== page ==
Metals Stocks: Gold prices edge higher after hitting 3-week low

Gold prices traded slightly higher on Wednesday, as the precious metal tried to rebound after settling at a three-week low.

The precious metal, however, was contending with a number of headwinds as it stepped tentatively higher, including those from a stronger dollar, rising government bond yields and a buoyant global equity market, which was climbing on the back of unconfirmed reports of treatments for an Asian viral outbreak.

Researchers at Zhejiang University said they found an effective drug to treat coronavirus patients, according to a Chinese newspaper. Separately, a team of U.K. scientists claimed progress toward a vaccine.

Still, the World Health Organization has said that there are “no known effective therapeutics” against the virus, in response to the media reports

Fears that the virus could at least temporarily damage China’s economy had helped to lift gold prices but gains were unwound as assets perceived as risky have climbed in recent trade, including the Dow Jones Industrial Average DJIA, +1.44%, the S&P 500 index SPX, +1.50%, helping drive government bond yields firmly higher.

Gold for April delivery GCJ20, +0.23% on Comex was up $2.50, or 0.2%, at $1,558.10 an ounce, after tumbling 1.7%, to mark the lowest settlement for a most-active contract since Jan. 16, according to FactSet data.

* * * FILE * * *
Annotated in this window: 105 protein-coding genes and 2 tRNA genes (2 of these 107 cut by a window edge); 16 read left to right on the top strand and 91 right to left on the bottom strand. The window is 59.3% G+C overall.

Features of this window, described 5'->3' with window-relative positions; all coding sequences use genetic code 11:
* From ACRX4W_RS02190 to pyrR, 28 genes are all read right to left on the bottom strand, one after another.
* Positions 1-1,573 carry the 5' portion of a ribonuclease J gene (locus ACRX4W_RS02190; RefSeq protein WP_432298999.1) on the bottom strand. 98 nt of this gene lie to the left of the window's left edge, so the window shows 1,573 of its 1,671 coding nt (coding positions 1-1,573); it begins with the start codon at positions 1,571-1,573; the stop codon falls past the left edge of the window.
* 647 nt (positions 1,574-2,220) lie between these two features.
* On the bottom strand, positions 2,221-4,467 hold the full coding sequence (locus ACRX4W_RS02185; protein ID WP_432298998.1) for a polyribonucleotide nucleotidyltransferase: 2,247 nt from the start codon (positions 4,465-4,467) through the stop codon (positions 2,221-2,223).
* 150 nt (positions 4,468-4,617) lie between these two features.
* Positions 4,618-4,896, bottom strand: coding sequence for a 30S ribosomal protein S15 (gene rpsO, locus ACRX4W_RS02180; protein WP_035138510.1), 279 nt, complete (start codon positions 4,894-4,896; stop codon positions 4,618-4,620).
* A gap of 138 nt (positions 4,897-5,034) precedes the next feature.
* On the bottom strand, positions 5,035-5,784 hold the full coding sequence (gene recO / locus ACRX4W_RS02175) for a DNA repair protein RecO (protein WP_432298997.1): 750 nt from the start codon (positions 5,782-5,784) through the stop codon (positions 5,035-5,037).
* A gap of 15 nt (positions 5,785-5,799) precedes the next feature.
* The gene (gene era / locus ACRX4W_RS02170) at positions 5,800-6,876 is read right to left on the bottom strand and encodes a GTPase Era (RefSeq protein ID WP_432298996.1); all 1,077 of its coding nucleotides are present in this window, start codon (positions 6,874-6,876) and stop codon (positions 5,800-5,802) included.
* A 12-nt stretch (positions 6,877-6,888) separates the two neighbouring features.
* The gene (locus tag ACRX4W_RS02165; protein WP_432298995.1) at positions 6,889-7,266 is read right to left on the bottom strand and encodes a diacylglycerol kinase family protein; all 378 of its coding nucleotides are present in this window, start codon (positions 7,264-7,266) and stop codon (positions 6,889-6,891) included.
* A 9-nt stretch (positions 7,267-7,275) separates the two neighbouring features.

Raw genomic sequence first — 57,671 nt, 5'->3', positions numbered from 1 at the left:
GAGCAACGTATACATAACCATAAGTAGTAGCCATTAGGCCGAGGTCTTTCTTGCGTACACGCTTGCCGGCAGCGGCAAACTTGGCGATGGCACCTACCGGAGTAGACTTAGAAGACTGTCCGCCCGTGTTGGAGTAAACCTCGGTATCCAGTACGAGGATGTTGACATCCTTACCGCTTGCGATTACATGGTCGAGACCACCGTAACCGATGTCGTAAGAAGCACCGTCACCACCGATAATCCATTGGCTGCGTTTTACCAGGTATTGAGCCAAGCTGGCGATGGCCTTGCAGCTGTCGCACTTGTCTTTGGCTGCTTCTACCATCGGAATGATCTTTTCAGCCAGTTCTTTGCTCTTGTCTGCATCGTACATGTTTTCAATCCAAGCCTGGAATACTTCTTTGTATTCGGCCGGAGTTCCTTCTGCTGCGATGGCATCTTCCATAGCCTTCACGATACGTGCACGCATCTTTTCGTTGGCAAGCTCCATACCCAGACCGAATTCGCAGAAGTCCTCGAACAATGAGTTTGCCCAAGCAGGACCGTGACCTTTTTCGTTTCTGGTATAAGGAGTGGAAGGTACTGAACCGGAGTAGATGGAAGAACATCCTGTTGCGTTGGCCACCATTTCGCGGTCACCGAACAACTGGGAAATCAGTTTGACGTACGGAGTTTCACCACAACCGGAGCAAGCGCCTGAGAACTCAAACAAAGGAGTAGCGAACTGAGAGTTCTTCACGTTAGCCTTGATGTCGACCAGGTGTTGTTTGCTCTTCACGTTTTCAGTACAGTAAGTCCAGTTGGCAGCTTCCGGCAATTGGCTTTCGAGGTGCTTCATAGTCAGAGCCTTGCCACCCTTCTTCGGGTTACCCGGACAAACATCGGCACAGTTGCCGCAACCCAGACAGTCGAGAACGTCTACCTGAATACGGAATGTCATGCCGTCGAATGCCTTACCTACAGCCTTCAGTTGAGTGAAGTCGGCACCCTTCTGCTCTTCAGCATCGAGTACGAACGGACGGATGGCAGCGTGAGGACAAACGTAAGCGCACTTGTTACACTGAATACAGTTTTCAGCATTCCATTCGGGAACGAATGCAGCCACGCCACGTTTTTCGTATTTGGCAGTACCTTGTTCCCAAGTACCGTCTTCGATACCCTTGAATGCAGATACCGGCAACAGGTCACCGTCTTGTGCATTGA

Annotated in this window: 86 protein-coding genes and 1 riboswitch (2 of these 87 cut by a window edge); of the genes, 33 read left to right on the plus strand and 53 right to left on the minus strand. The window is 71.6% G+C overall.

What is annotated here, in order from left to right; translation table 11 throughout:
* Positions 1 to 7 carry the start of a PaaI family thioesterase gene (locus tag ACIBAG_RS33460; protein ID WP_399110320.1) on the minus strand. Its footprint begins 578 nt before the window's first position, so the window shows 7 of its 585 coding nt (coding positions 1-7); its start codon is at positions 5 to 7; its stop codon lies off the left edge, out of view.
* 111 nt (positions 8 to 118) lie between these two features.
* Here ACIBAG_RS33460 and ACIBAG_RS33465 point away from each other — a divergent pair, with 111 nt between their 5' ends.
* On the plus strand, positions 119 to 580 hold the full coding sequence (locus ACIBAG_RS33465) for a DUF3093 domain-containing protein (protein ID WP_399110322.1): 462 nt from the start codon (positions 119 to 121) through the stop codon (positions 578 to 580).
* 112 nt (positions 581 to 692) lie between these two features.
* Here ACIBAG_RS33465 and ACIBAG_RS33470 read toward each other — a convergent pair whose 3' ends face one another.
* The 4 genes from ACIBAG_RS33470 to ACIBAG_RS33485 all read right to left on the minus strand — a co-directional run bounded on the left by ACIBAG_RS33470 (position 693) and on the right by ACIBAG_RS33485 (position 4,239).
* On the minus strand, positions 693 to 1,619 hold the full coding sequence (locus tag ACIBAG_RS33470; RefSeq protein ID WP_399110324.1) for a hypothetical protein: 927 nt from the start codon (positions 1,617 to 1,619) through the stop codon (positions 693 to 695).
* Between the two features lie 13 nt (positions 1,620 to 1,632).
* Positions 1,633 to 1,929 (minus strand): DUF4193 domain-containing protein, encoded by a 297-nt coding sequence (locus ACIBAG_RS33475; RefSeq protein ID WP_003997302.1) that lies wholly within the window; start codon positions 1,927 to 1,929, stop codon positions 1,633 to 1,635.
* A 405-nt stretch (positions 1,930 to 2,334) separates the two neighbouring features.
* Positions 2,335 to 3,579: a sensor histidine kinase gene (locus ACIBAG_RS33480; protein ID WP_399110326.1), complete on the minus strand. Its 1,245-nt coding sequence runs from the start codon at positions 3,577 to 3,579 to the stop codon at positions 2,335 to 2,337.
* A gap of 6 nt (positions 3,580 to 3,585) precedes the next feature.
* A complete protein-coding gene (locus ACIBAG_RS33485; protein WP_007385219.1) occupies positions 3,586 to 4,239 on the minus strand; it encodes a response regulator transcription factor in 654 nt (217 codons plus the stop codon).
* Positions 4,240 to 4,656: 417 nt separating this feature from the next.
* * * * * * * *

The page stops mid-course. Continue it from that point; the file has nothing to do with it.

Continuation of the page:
March silver SIH20, +0.36% was adding 6 cents, or 0.4%, at $17.625 an ounce, after it skidded 0.6% lower on Tuesday.

Analysts at UBS said they remain bullish on gold due to expectations the Federal Reserve will maintain interest rates at lower levels and maintain a $1,600 an ounce price target. Gold tends to attract stronger interest when yields remain low because the asset doesn’t offer a coupon.

“Dovishness from the Federal Reserve has also added to gold’s appeal. We reiterate our gold forecast of USD 1,600/oz in 2020.” wrote UBS Global Wealth Management analysts Dominic Schnider and Wayne Gordon, in a Wednesday research note.

Still, gains in the 10-year Treasury note TMUBMUSD10Y, +2.80% was rising steadily from its lows and was at 1.65%, after falling below 1.6% earlier in the week. The U.S. dollar, meanwhile, was rising 0.2%, as measured by the ICE U.S. Dollar Index DXY, +0.21%, a measure of the buck against a half-dozen currencies.

A stronger dollar can make precious metals more expensive to buyers using other currencies.